Vavi was suspended or put on special leave, pending the receiving of the report of the independent assessors. One of the conditions of suspension or special leave restricts Vavi from addressing any COSATU affiliates, yet Vavi swayed by the energy of the NUMSA’s General Secretary Irvin Jim and others to address a NUMSA gathering. Vavi did this he claims in his personal capacity. We still do not know what that means, but it is more important to ask what Vavi says when he addresses these forums.

 

Lastly, Vavi simply cannot resist the need to pronounce, or to pass a remark. This past weekend, the suspended general secretary and erstwhile spokesman of COSATU took the liberty to speak in his vernacular in the Eastern Cape. This time the object of his vituperative remarks in reference on the woman, he shared inappropriate relations included the IsiXhosa word ‘nopatazana’, a word that for gender activist Nomboniso Gasa refers to ‘a street woman of loose morals’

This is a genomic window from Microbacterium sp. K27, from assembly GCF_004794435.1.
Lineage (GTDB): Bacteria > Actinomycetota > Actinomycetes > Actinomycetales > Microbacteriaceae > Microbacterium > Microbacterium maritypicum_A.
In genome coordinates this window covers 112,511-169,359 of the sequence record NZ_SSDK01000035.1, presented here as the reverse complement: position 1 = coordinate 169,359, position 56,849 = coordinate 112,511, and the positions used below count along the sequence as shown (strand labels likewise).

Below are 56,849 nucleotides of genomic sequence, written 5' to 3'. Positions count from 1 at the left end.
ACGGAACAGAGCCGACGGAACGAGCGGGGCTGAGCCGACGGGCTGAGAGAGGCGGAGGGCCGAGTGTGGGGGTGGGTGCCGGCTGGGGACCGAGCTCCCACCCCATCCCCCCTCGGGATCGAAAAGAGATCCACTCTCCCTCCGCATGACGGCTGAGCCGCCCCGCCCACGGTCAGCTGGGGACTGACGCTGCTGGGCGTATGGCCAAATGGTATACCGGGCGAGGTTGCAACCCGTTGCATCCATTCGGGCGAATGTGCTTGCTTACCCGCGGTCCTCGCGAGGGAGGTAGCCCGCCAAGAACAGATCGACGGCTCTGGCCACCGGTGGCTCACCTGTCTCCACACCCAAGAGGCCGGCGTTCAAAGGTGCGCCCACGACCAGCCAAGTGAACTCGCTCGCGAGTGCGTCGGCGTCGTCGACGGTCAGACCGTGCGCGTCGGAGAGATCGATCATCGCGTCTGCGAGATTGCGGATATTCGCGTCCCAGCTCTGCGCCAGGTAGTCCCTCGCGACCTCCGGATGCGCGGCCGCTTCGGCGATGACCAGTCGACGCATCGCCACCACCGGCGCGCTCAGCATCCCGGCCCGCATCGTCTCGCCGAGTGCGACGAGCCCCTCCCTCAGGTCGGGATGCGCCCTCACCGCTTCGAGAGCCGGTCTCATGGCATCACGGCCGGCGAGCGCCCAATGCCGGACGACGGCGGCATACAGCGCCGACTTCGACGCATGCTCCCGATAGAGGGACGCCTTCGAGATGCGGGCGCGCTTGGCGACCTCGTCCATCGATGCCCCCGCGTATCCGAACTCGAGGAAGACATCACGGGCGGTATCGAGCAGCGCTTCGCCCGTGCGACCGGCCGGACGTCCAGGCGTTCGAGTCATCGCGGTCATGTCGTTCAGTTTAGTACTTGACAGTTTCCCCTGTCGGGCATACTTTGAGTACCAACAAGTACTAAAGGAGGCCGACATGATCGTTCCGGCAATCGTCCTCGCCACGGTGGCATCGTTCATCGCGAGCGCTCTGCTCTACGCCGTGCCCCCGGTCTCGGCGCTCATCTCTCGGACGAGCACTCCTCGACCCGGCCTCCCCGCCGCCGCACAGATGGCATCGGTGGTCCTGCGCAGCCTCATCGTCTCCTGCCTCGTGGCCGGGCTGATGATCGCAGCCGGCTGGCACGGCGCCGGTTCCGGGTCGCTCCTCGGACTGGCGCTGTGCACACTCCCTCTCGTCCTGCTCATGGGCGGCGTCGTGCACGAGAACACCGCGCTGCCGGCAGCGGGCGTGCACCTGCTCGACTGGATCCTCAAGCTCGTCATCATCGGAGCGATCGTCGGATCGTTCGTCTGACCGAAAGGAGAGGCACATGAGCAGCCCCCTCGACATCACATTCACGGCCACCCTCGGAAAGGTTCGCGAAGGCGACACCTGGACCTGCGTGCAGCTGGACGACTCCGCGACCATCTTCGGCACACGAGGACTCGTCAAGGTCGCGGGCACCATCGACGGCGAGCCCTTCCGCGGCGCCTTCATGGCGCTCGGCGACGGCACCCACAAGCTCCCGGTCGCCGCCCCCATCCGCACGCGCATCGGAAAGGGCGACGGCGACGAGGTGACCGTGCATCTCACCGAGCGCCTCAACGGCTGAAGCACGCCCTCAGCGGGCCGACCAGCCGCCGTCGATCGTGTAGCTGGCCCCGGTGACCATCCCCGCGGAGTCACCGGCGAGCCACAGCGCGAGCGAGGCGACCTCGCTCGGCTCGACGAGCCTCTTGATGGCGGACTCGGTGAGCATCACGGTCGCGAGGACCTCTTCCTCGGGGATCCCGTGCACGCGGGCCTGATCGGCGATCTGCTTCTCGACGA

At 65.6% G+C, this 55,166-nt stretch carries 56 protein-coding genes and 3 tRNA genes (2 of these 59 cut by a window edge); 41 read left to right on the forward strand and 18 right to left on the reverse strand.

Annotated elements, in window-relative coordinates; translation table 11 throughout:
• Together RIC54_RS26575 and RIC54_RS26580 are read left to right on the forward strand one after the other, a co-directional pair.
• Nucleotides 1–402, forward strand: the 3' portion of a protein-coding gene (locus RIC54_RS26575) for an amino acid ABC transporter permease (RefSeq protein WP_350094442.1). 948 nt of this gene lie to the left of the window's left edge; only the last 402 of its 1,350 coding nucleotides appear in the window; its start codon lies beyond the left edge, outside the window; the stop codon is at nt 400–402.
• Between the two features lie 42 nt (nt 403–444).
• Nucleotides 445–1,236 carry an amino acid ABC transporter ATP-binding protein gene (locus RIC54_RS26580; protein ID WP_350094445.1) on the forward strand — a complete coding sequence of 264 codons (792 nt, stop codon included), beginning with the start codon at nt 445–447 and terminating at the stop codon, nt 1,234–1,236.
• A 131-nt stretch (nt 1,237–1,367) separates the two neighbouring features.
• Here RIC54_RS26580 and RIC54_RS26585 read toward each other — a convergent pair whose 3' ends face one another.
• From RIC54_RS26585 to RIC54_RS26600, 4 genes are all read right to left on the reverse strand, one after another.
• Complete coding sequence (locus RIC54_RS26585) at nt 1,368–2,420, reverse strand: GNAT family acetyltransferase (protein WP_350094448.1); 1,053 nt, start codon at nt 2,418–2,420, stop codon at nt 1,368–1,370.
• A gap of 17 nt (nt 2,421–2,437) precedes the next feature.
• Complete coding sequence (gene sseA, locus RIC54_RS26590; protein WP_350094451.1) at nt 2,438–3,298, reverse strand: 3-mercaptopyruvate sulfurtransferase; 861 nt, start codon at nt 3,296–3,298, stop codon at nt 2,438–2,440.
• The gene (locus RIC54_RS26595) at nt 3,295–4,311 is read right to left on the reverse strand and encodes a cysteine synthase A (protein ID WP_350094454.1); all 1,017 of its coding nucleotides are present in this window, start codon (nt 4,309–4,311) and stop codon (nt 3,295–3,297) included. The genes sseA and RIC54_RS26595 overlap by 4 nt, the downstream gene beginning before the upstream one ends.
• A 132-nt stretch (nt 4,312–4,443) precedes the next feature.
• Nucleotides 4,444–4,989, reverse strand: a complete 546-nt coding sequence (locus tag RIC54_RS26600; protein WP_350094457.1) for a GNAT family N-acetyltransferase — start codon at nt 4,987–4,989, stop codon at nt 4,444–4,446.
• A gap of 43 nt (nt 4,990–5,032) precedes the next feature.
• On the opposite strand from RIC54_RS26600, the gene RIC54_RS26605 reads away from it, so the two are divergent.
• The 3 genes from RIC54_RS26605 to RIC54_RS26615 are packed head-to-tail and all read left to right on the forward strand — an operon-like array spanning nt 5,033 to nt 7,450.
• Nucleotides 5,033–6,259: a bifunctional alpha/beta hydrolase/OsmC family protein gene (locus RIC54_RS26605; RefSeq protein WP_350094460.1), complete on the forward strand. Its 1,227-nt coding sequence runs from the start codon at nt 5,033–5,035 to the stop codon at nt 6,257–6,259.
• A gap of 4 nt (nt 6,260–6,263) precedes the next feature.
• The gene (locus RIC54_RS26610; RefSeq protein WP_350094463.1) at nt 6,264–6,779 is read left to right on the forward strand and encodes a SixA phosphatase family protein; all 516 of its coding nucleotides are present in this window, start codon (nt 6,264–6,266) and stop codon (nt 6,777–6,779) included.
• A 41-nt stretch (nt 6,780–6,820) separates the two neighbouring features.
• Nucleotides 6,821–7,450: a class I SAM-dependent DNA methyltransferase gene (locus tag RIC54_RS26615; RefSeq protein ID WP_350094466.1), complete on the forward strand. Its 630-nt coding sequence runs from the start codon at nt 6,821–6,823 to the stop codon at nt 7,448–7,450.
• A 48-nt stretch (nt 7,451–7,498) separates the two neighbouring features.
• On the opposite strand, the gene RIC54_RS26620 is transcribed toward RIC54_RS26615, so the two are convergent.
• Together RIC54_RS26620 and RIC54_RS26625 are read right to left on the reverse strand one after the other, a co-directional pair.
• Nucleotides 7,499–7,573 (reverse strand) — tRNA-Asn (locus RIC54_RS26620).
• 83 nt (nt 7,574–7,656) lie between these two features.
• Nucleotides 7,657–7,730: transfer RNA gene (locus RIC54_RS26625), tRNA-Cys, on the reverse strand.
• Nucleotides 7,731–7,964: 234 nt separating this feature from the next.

As soon as the suspended COSATU general secretary realised his mistake he apologised. Yet his apology rings hollow and remains rejected in some circles that he least expected he may get challenge from. Gasa challenges Vavi in her response tweet in highlighting the dichotomy when Vavi can apologise for the remark in saying ‘it is interesting that you speak of consensual sex & yet you refer to her as a girl. Is your use of “girl’ to emphasize your power/ seniority? I am concerned, in some way, with absence of modicum of respect’